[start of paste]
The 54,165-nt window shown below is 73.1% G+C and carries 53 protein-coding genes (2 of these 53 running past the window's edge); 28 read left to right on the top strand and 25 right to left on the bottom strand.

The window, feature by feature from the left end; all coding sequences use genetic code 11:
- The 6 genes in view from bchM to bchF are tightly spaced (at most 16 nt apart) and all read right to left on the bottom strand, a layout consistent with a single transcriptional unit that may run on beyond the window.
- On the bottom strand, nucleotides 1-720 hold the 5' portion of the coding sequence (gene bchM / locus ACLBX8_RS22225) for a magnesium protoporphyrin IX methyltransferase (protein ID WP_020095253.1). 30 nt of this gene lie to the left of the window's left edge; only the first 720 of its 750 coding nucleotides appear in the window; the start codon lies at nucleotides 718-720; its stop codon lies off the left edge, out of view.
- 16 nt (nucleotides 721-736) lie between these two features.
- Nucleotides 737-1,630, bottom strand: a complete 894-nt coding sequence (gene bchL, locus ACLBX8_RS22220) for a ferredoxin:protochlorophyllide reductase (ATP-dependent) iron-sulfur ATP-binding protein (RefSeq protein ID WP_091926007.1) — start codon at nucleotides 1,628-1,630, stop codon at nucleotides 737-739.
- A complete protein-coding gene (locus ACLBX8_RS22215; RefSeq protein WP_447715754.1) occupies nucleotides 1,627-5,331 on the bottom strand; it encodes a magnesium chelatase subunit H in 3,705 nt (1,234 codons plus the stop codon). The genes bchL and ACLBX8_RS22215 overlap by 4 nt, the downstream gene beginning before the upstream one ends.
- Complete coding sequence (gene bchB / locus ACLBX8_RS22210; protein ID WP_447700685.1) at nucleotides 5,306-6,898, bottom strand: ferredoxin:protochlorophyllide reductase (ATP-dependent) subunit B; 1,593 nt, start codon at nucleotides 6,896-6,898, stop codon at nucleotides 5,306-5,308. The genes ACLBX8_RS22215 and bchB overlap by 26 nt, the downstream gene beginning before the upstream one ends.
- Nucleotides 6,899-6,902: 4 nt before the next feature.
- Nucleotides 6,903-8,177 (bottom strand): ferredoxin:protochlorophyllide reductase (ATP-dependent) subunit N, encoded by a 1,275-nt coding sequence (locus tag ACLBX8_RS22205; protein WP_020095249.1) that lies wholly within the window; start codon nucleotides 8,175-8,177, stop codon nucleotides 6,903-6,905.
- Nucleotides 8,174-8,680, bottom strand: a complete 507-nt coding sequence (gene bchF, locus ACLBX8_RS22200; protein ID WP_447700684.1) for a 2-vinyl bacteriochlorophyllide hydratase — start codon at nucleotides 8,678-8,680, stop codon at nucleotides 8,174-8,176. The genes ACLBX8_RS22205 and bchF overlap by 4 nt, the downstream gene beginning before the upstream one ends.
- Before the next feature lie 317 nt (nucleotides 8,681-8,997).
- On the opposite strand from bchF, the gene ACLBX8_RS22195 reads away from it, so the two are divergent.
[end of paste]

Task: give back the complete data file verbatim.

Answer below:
The 54,165-nt window shown below is 73.1% G+C and carries 53 protein-coding genes (2 of these 53 running past the window's edge); 28 read left to right on the top strand and 25 right to left on the bottom strand.

The window, feature by feature from the left end; all coding sequences use genetic code 11:
- The 6 genes in view from bchM to bchF are tightly spaced (at most 16 nt apart) and all read right to left on the bottom strand, a layout consistent with a single transcriptional unit that may run on beyond the window.
- On the bottom strand, nucleotides 1-720 hold the 5' portion of the coding sequence (gene bchM / locus ACLBX8_RS22225) for a magnesium protoporphyrin IX methyltransferase (protein ID WP_020095253.1). 30 nt of this gene lie to the left of the window's left edge; only the first 720 of its 750 coding nucleotides appear in the window; the start codon lies at nucleotides 718-720; its stop codon lies off the left edge, out of view.
- 16 nt (nucleotides 721-736) lie between these two features.
- Nucleotides 737-1,630, bottom strand: a complete 894-nt coding sequence (gene bchL, locus ACLBX8_RS22220) for a ferredoxin:protochlorophyllide reductase (ATP-dependent) iron-sulfur ATP-binding protein (RefSeq protein ID WP_091926007.1) — start codon at nucleotides 1,628-1,630, stop codon at nucleotides 737-739.
- A complete protein-coding gene (locus ACLBX8_RS22215; RefSeq protein WP_447715754.1) occupies nucleotides 1,627-5,331 on the bottom strand; it encodes a magnesium chelatase subunit H in 3,705 nt (1,234 codons plus the stop codon). The genes bchL and ACLBX8_RS22215 overlap by 4 nt, the downstream gene beginning before the upstream one ends.
- Complete coding sequence (gene bchB / locus ACLBX8_RS22210; protein ID WP_447700685.1) at nucleotides 5,306-6,898, bottom strand: ferredoxin:protochlorophyllide reductase (ATP-dependent) subunit B; 1,593 nt, start codon at nucleotides 6,896-6,898, stop codon at nucleotides 5,306-5,308. The genes ACLBX8_RS22215 and bchB overlap by 26 nt, the downstream gene beginning before the upstream one ends.
- Nucleotides 6,899-6,902: 4 nt before the next feature.
- Nucleotides 6,903-8,177 (bottom strand): ferredoxin:protochlorophyllide reductase (ATP-dependent) subunit N, encoded by a 1,275-nt coding sequence (locus tag ACLBX8_RS22205; protein WP_020095249.1) that lies wholly within the window; start codon nucleotides 8,175-8,177, stop codon nucleotides 6,903-6,905.
- Nucleotides 8,174-8,680, bottom strand: a complete 507-nt coding sequence (gene bchF, locus ACLBX8_RS22200; protein ID WP_447700684.1) for a 2-vinyl bacteriochlorophyllide hydratase — start codon at nucleotides 8,678-8,680, stop codon at nucleotides 8,174-8,176. The genes ACLBX8_RS22205 and bchF overlap by 4 nt, the downstream gene beginning before the upstream one ends.
- Before the next feature lie 317 nt (nucleotides 8,681-8,997).
- On the opposite strand from bchF, the gene ACLBX8_RS22195 reads away from it, so the two are divergent.